Good nutritional status can extend the lives of patients with acute myeloid leukemia going into induction chemotherapy, according to a retrospective study of 95 adult AML patients.
Those with good nutritional status had significantly shorter hospital stays than did undernourished patients. Furthermore, they had greater 12-month survival, compared with undernourished patients.
“Assessment of nutritional status is essential because undernutrition in this population is common,”, and her coinvestigators wrote ( ). They assessed the nutritional status of 95 consecutive adult AML patients admitted to Limoges (France) University Hospital during 2009-2014 and followed their nutritional status for 12 months.Patients were considered undernourished if they had lost more than 5% of their weight, and had a body mass index (BMI) of under 18.5 kg/m2 if less than 70 years of age, or under 21 kg/m2 if aged at least 70 years.
Fourteen patients (15%) were undernourished at admission. That proportion grew after chemotherapy induction to 17 patients (18%), but there were no significant differences from admission in BMI, weight, or albumin.
The adequately nourished patients had significantly worse nutritional status at discharge than admission, with a significantly lower median weight (P =.02), BMI (P = .04), and albumin levels (P = .0002), compared with their admission values.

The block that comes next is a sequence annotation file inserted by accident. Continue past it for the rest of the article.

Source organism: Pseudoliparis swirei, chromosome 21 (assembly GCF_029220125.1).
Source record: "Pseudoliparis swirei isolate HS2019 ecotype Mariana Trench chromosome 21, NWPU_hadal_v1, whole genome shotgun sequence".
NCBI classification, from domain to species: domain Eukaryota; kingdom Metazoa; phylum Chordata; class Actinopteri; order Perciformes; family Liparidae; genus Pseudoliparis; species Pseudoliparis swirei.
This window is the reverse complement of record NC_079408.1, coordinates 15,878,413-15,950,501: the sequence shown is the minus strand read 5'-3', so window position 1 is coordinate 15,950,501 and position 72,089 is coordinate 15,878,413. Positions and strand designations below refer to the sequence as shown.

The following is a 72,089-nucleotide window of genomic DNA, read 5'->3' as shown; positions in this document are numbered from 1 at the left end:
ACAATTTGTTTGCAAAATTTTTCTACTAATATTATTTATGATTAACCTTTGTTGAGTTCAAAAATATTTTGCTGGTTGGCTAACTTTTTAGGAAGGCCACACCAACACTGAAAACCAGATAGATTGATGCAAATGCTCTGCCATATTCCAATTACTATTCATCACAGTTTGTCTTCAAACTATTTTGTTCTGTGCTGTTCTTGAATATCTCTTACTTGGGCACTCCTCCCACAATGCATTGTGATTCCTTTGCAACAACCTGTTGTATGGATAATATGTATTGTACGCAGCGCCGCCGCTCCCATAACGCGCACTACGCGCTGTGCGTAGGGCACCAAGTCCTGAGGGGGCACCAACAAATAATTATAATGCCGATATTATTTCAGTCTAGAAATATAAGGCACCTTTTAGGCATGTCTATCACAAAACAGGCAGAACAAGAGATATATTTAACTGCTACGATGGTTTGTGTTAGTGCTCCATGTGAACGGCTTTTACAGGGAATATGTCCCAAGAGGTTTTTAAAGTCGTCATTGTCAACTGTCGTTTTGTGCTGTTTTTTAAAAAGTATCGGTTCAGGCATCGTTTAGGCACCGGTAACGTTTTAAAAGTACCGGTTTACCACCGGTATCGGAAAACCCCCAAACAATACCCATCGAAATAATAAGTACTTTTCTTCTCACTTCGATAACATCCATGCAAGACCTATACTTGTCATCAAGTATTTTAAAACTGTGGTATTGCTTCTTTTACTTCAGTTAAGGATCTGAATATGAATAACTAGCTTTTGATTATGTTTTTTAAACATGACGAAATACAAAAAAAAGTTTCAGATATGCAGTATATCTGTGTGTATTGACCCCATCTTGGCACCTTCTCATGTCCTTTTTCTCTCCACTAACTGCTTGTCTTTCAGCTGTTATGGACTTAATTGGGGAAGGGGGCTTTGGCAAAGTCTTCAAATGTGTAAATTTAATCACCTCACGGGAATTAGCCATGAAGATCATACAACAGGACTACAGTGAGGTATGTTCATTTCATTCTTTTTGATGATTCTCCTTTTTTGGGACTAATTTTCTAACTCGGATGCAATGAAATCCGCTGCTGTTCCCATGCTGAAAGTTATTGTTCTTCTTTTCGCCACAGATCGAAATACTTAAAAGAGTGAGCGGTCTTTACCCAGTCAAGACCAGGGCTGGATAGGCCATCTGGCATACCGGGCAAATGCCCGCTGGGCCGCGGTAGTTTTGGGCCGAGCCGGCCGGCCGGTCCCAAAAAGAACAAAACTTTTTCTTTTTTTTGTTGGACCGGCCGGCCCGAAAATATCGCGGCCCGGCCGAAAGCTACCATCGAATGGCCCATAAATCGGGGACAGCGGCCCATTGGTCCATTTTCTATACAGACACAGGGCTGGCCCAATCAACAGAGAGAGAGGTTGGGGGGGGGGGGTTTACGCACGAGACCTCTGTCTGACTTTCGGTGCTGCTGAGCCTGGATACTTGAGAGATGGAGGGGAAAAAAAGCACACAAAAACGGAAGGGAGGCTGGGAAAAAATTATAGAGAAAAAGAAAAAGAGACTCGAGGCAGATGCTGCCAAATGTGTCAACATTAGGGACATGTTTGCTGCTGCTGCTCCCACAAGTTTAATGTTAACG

Importantly, the well nourished patients had shorter hospital stays than their undernourished counterparts, at 31 days, compared with 39 days (P = .03). Furthermore, their 12-month survival was greater, at 89.9%, than that of the undernourished patient, at 58.3% (P = .002).
After chemotherapy induction, 64 patients (67%) were in complete remission: 57 (70%) in the adequately nourished and 7 (50%) in the undernourished group, a nonsignificant difference.
This is the first study to look solely at patients with AML, Dr. DeLuche and her coinvestigators said, as previous nutritional studies have also included patients with acute lymphoblastic leukemia, and it “confirmed that the length of hospitalization was shorter for patients without undernutrition.” They added that their study included a more accurate representation of AML patients with a median patient age of 58 years, much older than the range of 28-41 found in other studies. A quarter of the patients in Dr. DeLuche’s study were over age 65.
“[Existing] screening tools should be improved and adapted to the specific situation of induction chemotherapy for monitoring nutritional status during hospitalization,” they concluded.
The study received no outside funding, and the investigators had no conflicts of interest.